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Lima, Montana

On 10 February 1898, the Logan Herald reported that Thomas McKenna was "down from Lima Montana, visiting his friends and relatives here."

This wasn't the only time he lived in Montana.  On 12 September 1895, the Rock Springs Wyoming newspaper reported that "Major Rogan returned from Butte, Montana this week.  He was working with Jim Keenan, but there was too much smoke in that city for him.  Among the Rock Springs people there he names John Bowen, Bill Robinson, old Tommy Evans, wife and young Tommy, Jimmy Robinson, John Sloan, Louis Hopkins, Joe Bonesteele, Magnus Anderson, Charlie Sloan, John Keenan, Jim Keenan, James Spiers, Henry Forsyth, Thomas McKenna and Ollie Sweeten."

Living in Montana was not an easy life.  One of his wife Rebecca's relative's history records: "During his (Brigham Andrus Hendrick's) young manhood days he worked with his father in railroading. He spent most of his time in construction work in the state of Montana. There he came in contact with unprincipled and undesirable men, and many times he was called upon to defend himself, his family, and church."  Thomas likely faces similar difficulties.

Lima Montana
Lima is located just North of the Idaho border in Montana.   It is adjacent to I-15 and is about 30 miles South of Dillon.  It was founded in 1880 as bustling Union Pacific Railroad Service Center with a 14 bay roundhouse plus turntable, the population peaked at 2,000 citizens. By 1900, the railroad established its tracks northward and left Lima with a population of 400. As the railroad business subsided, the roundhouse and turntable were dismantled and the depot was burned in 1960. Today, the population is less than 300 but trains continue to whistle through weekly.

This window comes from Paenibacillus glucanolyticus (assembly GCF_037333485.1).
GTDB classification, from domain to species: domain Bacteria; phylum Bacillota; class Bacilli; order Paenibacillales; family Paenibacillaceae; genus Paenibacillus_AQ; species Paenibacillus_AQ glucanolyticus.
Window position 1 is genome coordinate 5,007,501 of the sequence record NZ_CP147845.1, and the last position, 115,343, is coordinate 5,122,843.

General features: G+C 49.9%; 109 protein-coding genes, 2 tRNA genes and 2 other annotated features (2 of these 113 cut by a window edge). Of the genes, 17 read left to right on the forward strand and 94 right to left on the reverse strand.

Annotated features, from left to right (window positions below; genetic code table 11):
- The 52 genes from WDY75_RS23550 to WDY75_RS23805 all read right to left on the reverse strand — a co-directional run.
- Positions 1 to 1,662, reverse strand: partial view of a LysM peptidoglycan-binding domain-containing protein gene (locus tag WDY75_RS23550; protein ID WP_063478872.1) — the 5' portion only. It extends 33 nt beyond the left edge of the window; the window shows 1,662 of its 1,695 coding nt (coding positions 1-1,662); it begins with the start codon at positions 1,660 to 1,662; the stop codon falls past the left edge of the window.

The historic buildings remain in arrested decay, occupied as homes and businesses. The town first named Alderdice for a previous settlement to the NW, then named SpringhIll for its mountain water, and finally named Lima, after a entrepreneur and landowner from Lima, Wisconsin.

Lima was the ideal location for the Union Pacific Railroad service center because it has an excellent supply of water to supply the steam engines that powered the locomotives in the late 1800s and early 1900s.  It is also near the continental divide and was an ideal location to add or subtract locomotives as they switched from going up hill to going down hill and vie versa.

The Bailey Building
One of the oldest remaining buildings in Lima is an historic two-story 1880 building located at 117 Main Street in Lima, Montana.  Today it houses the Lima Historical Society.
  
The building is rustic, standing straight and strong,  it is referred to as the Bailey Building or the "Lima Skyscraper".  The building was built and occupied by E.A. Bailey and Sons as a mercantile, serving the Town of Lima and and Union Pacific Railroad. 
     
The Bailey building looks very similar to the house that Thomas McKenna built in Hibbard, Idaho in the early 1900s.


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